ACLU of Utah Response to Recent Dismissal of Remick v. Utah Lawsuit Against the State’s Indigent Defense System
FOR IMMEDIATE RELEASE
March 27, 2018
On Friday March 23, 2018 the federal district court dismissed a lawsuit filed by the ACLU of Utah and the law firm of Holland & Hart in June 2016. This class action lawsuit alleges that the state fails to provide adequate legal defense for indigent clients as required by the Sixth Amendment of the U.S. Constitution.
The ACLU of Utah is disappointed by the court’s decision, given that the same systemic problems in indigent defense described in the lawsuit continue to play themselves out every day for low-income people charged with crimes in Utah. The court’s decision focused on whether the allegations of the complaint met federal pleading standards. The ruling, however, was by no means a vindication of Utah’s indigent defense system and described Utah's indigent defense system as a "cause for concern."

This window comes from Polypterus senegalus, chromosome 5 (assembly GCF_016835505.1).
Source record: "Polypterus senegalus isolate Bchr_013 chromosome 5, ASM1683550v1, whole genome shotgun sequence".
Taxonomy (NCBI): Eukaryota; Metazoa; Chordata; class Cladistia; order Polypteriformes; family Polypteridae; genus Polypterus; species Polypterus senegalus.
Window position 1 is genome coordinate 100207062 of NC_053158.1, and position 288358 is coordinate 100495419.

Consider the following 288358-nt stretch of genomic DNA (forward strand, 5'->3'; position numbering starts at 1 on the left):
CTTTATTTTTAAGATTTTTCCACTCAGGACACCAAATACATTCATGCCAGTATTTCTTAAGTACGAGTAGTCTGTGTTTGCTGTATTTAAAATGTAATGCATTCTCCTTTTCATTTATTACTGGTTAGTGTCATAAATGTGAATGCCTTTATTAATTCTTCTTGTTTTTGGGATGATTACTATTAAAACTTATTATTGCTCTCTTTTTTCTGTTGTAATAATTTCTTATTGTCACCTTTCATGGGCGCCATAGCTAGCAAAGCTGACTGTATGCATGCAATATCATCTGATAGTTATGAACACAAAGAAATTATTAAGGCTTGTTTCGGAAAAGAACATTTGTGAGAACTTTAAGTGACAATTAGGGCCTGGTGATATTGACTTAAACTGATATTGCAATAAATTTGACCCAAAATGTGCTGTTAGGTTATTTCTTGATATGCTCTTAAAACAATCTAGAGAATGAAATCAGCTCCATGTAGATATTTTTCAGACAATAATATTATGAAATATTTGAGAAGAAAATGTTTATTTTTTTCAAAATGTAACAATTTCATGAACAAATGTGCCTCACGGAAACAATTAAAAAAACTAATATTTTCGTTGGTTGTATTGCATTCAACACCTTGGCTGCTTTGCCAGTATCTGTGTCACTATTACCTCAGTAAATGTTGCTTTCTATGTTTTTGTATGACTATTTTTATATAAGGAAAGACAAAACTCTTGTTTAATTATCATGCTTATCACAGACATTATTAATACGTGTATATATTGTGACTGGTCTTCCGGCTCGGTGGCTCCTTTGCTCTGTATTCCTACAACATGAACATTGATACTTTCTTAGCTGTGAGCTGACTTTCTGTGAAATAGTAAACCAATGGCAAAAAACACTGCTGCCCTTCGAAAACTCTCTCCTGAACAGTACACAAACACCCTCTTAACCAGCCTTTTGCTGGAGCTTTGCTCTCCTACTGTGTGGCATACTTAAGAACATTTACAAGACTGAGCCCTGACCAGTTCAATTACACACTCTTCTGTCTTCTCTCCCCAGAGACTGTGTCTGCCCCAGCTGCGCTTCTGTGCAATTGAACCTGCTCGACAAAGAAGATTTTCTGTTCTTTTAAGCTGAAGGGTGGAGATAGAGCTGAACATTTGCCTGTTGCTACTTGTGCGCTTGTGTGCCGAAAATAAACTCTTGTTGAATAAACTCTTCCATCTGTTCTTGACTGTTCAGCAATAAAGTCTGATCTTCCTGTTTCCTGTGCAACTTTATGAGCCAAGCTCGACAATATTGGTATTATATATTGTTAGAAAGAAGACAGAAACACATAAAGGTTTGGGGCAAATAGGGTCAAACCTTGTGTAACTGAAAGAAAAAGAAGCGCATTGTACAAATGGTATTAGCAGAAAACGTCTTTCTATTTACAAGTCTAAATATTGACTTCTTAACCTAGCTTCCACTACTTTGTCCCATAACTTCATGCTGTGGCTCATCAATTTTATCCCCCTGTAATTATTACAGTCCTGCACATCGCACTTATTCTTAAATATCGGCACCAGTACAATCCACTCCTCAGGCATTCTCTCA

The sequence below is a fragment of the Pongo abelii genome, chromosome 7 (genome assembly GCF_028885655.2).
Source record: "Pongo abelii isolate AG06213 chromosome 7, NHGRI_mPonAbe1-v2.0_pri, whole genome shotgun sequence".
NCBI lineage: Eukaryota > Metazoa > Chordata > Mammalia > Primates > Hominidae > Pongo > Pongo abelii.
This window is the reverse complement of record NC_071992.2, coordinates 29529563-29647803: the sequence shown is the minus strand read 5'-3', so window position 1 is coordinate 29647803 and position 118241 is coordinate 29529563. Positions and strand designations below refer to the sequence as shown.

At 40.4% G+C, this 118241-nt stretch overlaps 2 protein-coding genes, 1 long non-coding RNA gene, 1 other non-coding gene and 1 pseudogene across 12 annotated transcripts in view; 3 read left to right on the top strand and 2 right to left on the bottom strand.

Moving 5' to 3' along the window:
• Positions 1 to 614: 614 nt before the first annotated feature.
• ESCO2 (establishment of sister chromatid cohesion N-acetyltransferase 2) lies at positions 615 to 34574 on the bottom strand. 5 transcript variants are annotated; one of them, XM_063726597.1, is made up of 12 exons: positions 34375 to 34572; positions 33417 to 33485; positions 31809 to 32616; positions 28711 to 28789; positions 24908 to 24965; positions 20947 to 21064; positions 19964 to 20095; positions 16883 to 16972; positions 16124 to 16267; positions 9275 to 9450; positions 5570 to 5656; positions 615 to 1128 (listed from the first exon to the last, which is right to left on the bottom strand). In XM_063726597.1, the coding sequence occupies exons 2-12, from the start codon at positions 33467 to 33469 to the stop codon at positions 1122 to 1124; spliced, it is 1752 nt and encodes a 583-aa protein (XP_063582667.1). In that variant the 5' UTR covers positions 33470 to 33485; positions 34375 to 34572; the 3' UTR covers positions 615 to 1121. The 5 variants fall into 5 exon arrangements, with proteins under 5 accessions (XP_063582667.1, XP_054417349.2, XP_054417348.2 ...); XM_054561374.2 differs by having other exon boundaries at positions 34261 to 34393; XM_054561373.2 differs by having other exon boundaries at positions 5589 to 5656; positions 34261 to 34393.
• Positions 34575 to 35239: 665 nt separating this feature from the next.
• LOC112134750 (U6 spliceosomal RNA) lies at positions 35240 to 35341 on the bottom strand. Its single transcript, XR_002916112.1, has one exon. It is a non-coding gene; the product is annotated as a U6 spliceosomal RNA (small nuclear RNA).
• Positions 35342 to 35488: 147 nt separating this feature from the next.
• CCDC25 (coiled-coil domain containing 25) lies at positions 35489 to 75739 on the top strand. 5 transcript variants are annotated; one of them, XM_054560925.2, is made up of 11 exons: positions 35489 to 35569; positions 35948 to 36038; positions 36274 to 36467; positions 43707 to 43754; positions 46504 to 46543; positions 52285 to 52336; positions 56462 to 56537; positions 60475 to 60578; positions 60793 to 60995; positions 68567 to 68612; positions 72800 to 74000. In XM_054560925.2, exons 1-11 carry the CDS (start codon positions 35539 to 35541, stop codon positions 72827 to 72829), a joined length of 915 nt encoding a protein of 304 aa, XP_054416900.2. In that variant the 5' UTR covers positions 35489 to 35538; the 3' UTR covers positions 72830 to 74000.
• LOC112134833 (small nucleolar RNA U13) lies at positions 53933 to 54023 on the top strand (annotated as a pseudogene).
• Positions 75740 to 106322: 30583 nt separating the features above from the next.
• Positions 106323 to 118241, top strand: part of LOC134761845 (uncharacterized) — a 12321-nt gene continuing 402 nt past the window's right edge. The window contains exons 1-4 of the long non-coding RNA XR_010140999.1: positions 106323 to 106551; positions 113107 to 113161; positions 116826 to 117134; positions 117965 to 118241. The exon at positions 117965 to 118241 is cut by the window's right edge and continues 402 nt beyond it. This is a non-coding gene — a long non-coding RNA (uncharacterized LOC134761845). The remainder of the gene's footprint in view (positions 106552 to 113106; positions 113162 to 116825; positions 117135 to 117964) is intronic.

The ACLU of Utah, together with co-counsel Holland & Hart, will continue efforts to ensure that everyone in Utah—no matter their income level—has access to effective legal counsel.
The lawsuit was filed in 2016, coinciding with the ACLU of Utah’s “Yes on Six!” campaign to increase state funding and oversight of indigent defense systems across the state.
More on the “Yes on Six!” campaign
More about Remick v. Utah
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For more information, contact Jason Stevenson, ACLU of Utah’s Strategic Communications Manager, at (617) 290-8188 (cell), or email, at firstname.lastname@example.org